Chemical weapons inspectors from the United Nations are currently investigating an incident in Syria. The move comes after accusations surfaced that Turkish forces used burning white phosphorus against children earlier this week.
On Friday, the Organisation for the Prohibition of Chemical Weapons (OPCW) released a statement to the media saying that “it was aware of the situation and is collecting information with regard to the possible use of chemical weapons”.
In a statement as per The Guardian, the Kurdish Red Crescent claimed that six civilian and military patients in a Hasakah hospital suffered from burns inflicted by “unknown weapons”. The organization is currently evaluating what weapon had been used to inflict the injuries.
It added that no confirmation could be given regarding the use of chemical weapons. Now, they are “working together with our international partners to investigate this subject”.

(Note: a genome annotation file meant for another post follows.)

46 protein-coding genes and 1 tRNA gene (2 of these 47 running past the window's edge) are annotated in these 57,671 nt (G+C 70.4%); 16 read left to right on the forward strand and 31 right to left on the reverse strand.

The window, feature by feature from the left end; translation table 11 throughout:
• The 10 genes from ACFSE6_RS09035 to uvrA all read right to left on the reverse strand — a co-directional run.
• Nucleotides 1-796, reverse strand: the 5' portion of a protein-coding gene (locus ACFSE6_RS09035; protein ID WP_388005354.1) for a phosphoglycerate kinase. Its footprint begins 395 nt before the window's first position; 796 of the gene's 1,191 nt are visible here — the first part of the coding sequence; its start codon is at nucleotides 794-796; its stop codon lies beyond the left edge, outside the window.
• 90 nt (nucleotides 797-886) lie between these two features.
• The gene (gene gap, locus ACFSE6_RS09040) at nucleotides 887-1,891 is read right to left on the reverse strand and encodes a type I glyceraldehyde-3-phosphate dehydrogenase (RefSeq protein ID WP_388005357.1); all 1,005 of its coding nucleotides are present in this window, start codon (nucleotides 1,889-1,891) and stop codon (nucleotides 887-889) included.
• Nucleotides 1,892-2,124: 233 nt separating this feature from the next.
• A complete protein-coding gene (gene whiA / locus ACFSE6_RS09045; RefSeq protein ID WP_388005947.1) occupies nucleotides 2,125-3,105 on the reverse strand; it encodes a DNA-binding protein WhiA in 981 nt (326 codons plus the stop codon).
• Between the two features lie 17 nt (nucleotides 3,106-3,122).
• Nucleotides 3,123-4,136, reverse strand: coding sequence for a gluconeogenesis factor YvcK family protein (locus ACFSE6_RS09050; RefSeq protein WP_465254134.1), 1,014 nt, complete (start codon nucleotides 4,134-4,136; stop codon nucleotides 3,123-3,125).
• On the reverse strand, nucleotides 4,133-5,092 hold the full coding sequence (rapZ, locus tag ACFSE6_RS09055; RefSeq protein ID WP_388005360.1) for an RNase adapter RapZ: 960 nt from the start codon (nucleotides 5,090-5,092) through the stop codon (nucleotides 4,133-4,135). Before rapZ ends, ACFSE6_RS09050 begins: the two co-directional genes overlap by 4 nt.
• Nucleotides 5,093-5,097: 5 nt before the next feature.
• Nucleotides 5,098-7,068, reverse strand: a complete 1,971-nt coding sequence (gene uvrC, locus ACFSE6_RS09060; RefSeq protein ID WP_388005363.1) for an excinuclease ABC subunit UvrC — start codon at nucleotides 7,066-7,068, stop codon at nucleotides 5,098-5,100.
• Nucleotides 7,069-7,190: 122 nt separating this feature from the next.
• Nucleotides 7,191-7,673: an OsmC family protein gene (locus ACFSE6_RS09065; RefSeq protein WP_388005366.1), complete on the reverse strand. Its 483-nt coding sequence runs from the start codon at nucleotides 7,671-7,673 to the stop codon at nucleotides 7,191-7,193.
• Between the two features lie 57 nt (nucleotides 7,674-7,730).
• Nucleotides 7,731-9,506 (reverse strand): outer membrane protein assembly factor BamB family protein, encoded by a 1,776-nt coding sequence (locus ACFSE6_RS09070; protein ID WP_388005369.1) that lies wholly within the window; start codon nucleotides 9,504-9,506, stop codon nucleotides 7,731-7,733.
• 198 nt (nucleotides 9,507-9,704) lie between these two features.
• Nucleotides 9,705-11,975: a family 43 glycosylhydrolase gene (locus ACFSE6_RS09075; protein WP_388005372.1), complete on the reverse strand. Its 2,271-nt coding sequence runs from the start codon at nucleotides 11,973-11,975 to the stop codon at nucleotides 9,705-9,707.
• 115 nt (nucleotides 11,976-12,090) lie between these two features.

British chemical weapons expert Hamish de Bretton-Gordon suspects that the weapon was white phosphorus. Based on photographs of a child whose torso was badly burned in the attack, the former UK commander of the chemical, biological, radiological and nuclear regiment, said: “The most likely culprit is white phosphorus. It is a horrific weapon, and has been used repeatedly during the Syrian civil war; unfortunately, its use has become increasingly normalized.”
The use of white phosphorus against civilians is a war crime that was banned due to the extremely serious and painful burns it inflicts on skin. However, the chemical is still used by militaries around the globe in conflict to legally used as a smokescreen and an incendiary.